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Dig In! National Community Garden Week is NOW

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Photo by lavocado@sbcglobal.net via Flickr


Photo by lavocado@sbcglobal.net via Flickr
Earlier this month, Agriculture Secretary Tom Vilsack declared National Farmers Market Week, during which Americans were urged to try to put a visit to an area market into their routine in order to support local farmers and hopefully enrich their diets with fresh, locally sourced, healthy produce. On the heels of those eating and consumer focused efforts, Vilsack shifted his focus one step back in the chain and declared August 23-29 National Community Garden Week.

"A community garden is an opportunity to educate everyone about from where food comes, whether that is a Farmers Market or a garden, and is important to increasing generations of healthy eaters. Community gardens can be anywhere-in the country, a city, or a suburb. It can be one community plot or can be many individual plots," explains Urban Gardens.

Said Vilsack, of the gardens' benefits: "Community gardens provide numerous benefits including opportunities for local food production, resource conservation, and neighborhood beautification. But they also promote family and community interaction and enhance opportunities to eat healthy, nutritious foods."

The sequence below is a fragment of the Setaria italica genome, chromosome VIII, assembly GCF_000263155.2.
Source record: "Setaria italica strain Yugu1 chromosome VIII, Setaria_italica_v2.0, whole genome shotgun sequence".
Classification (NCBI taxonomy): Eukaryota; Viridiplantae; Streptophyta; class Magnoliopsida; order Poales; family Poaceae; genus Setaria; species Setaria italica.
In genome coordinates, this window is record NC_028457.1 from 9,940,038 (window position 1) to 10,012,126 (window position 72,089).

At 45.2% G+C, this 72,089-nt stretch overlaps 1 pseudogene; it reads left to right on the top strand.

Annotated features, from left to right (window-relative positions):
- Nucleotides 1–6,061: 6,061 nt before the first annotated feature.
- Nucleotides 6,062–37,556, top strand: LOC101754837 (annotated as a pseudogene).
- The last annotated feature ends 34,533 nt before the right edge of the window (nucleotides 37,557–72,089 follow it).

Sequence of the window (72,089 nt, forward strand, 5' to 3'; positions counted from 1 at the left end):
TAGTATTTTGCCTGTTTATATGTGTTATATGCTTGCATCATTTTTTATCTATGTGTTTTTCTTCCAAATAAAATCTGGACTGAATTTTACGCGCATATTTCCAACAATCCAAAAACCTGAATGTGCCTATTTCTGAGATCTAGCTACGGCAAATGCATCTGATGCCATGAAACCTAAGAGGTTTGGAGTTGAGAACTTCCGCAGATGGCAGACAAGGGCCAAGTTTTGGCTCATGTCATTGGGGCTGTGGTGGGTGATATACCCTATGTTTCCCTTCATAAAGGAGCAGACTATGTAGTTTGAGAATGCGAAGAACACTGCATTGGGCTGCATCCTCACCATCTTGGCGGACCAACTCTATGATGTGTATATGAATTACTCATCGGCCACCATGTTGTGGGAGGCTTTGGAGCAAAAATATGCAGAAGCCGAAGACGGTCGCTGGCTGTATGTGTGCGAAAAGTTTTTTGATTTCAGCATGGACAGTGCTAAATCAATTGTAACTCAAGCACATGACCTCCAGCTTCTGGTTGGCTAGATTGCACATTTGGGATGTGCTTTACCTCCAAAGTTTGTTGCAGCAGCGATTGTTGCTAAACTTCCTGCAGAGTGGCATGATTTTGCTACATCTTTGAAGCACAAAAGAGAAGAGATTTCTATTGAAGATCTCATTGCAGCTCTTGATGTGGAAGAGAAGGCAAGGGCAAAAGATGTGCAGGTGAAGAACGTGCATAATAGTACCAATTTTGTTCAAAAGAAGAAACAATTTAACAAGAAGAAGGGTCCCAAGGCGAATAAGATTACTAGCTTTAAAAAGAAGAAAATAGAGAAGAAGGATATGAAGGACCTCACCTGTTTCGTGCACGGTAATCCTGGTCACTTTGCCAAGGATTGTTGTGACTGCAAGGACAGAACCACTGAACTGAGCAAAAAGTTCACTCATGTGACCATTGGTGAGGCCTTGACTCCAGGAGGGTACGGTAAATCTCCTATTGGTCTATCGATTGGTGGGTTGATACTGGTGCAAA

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While the emphasis is on being active locally, at the national level the Obama administration is working to set the precedent. The USDA is aiming to support better nutrition, and is now operating The People's Garden on their property, a gardening project that demonstrates a leading-by-example mentality (there's a Victory Garden started by the first family in Sacramento, too). Gardens are popular in Los Angeles, too--some have waiting lists, but many are just getting started, and some can be started by you and your neighbors. The gardening bug can bite young, too--the LAUSD has a gardening program seeking funding and district-level renewal that can benefit their students immensely.

Want in? Use the LA Community Garden Council website to find a garden near you.